June 5, 2015

32nd International Churchill Conference Hailed as Most Successful Ever

Ditchley, the Duke, Blenheim, Boris & More: Full Report

Imam al Mahdi  JMuller copyThe thirty-second International Churchill Conference took place from 26–29 May in Oxfordshire. With the Heythrop Park Hotel serving as General Headquarters, events also took place at nearby Ditchley Park, Blenheim Palace, and Bladon. Speakers included London Mayor Boris Johnson, Sir David Cannadine, and Andrew Roberts, but most people agreed that the highlight of the conference was the presentation made by the Imam Ahmed Abdel-Rahman El-Mahdi. Click here to watch his speech.

The Mahdi, seen above with Prof. James Muller, Chairman of The Churchill Centre’s Board of Academic Advisors, is the grandson of the Mahdi whose actions brought about the demise of General Gordon in Khartoum in 1885, which in turn led to the River War of 1898 involving a young Lieutenant Churchill. The Mahdi spoke as part of a panel examining Churchill’s relationship with the Moslem world. He was a late-addition to the programme and flown in from his residence in Omdurman. His remarks calling for a peaceful understanding and relationship between Islam and other faiths were followed by a standing ovation.

This year’s conference sold out early with over three hundred people attending from at least ten different countries including, Britain, Canada, the United States, Australia, New Zealand, France, Portugal, Denmark, Switzerland, and the Sudan. The first night of the conference took place at Ditchley Park, where Churchill stayed a dozen times during the Second World War. Before dinner guests gathered in the great hall to hear Prof. Ashley Jackson relate the history of Churchill’s association with the manor house. After a banquet in the dining room, attendees were allowed to tour the rooms used by Churchill and other famous guests including Her Majesty the Queen.

The second day of the conference unfolded at Blenheim Palace, birthplace of Winston Churchill and home of the dukes of Marlborough. The Palace was hosting not only The Churchill Centre but the Winston Churchill Memorial Trust, which this year celebrates its fiftieth anniversary of providing grants to students throughout the English-speaking world. A Spitfire performed a fly-over and aerial acrobatics before a band performed retreat with Randolph Churchill taking the salute.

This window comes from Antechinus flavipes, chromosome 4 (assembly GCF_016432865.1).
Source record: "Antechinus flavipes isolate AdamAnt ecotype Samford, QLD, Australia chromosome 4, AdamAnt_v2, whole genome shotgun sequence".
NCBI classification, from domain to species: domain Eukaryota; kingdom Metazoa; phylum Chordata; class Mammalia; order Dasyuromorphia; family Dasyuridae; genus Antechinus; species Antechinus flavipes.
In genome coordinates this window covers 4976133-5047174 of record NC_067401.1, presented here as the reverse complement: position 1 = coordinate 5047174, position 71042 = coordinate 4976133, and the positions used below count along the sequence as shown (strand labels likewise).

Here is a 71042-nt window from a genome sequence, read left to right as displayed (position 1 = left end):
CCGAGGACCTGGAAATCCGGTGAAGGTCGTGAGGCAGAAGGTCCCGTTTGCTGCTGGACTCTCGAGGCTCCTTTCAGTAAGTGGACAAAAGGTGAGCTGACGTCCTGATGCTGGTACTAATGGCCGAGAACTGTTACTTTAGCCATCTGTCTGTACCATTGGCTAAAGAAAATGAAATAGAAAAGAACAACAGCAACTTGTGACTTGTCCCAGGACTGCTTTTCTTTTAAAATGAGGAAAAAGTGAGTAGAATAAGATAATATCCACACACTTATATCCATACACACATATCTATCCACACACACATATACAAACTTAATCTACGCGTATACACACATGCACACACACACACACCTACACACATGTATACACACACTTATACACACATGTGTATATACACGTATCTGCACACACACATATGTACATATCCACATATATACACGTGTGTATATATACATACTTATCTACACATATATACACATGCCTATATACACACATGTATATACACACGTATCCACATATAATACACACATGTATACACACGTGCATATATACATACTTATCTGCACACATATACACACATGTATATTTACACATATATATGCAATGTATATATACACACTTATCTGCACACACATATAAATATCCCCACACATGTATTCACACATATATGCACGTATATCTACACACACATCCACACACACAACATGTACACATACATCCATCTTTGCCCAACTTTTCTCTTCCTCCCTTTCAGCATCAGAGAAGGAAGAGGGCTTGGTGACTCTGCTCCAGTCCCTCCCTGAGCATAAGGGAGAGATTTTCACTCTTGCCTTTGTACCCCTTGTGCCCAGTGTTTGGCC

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On Thursday the 28th, formal panel sessions took place at Heythrop Park. The highlight of the morning was the presentation by Boris Johnson, a robust and unapologetic champion of Churchill, whose 2014 book The Churchill Factor has been enormously successful. To watch his presentation in full, please CLICK HERE. Also that morning broadcaster Jonathan Dimbleby moderated a panel discussing “Why celebrate Churchill’s Life?” with professors Sir David Cannadine and Margaret Macmillan.

In the afternoon Minnie Churchill discussed “Churchill & Painting” and Piers Brendon talked about “Churchill & Animals.” Panel sessions concluded with an examination of “Churchill and the Dardanelles: 100 Years On.” Dr. Mark Hamilton surveyed the recent literature, and Professor Antoine Capet described the nearly forgotten involvement of French military forces. Harry Atkinson of the Royal Australian Navy summarized the contemporary Australian perspective.

Duke in OragngeryThe Duke of Marlborough in the OrangeryEvening festivities took place at Blenheim Palace with a Pol Roger reception followed by dinner in the Orangery with His Grace the Duke of Marlborough hosting. Before the meal Robert Hardy and Celia Sandys read excerpts from letters between Winston and Clementine Churchill. After dinner the Duke joined Randolph and Jack Churchill along with students from Harrow in singing their traditional school songs. The performance concluded with everyone joining in to sing God Save the Queen, O Canada, and the Star Spangled Banner.

On the final day of the conference Celia Sandys remembered her grandmother Clementine Churchill, and biographer Sonia Purnell discussed the relationship between Clementine and Eleanor Roosevelt. Historian Andrew Roberts described Churchill’s fascination with Napoleon Bonaparte, and actor Christian McKay examined the many dramatizations of Churchill’s career. Formal sessions ended with novelist Michael Dobbs discussing his own efforts at depicting Churchill in fiction.

The conference closed with a service of remembrance at St. Martin’s Church, Bladon, the final resting place for Churchill and members of his immediate family. The memorial stone for our late patron Mary Soames, who passed away one year ago, had only just been installed. On display inside the church was Mary’s banner as a Lady of the Garter that had hung over her stall at Windsor Castle and which she willed to St. Martin’s. Also newly visible was the spectacular stained glass window dedicated to Winston Churchill due to be formally dedicated on 9 June by HRH the Duchess of Cornwall.

Everyone agreed that this was the most impressive conference ever held by The Churchill Centre. All are indebted to conference committee members Allen Packwood, Derek Greenwell, Scott Johnson, and Robert Courts. The organizers of the 2016 conference to be held in Washington, D.C. will have a real challenge to maintain the standards set this year by this outstanding team.
Boris Gesture copyThe Mayor of London, Boris Johnson, expounds on ChurchillPhoto credits: Top and bottom Graham Wiltshire
Centre: John David Olsen

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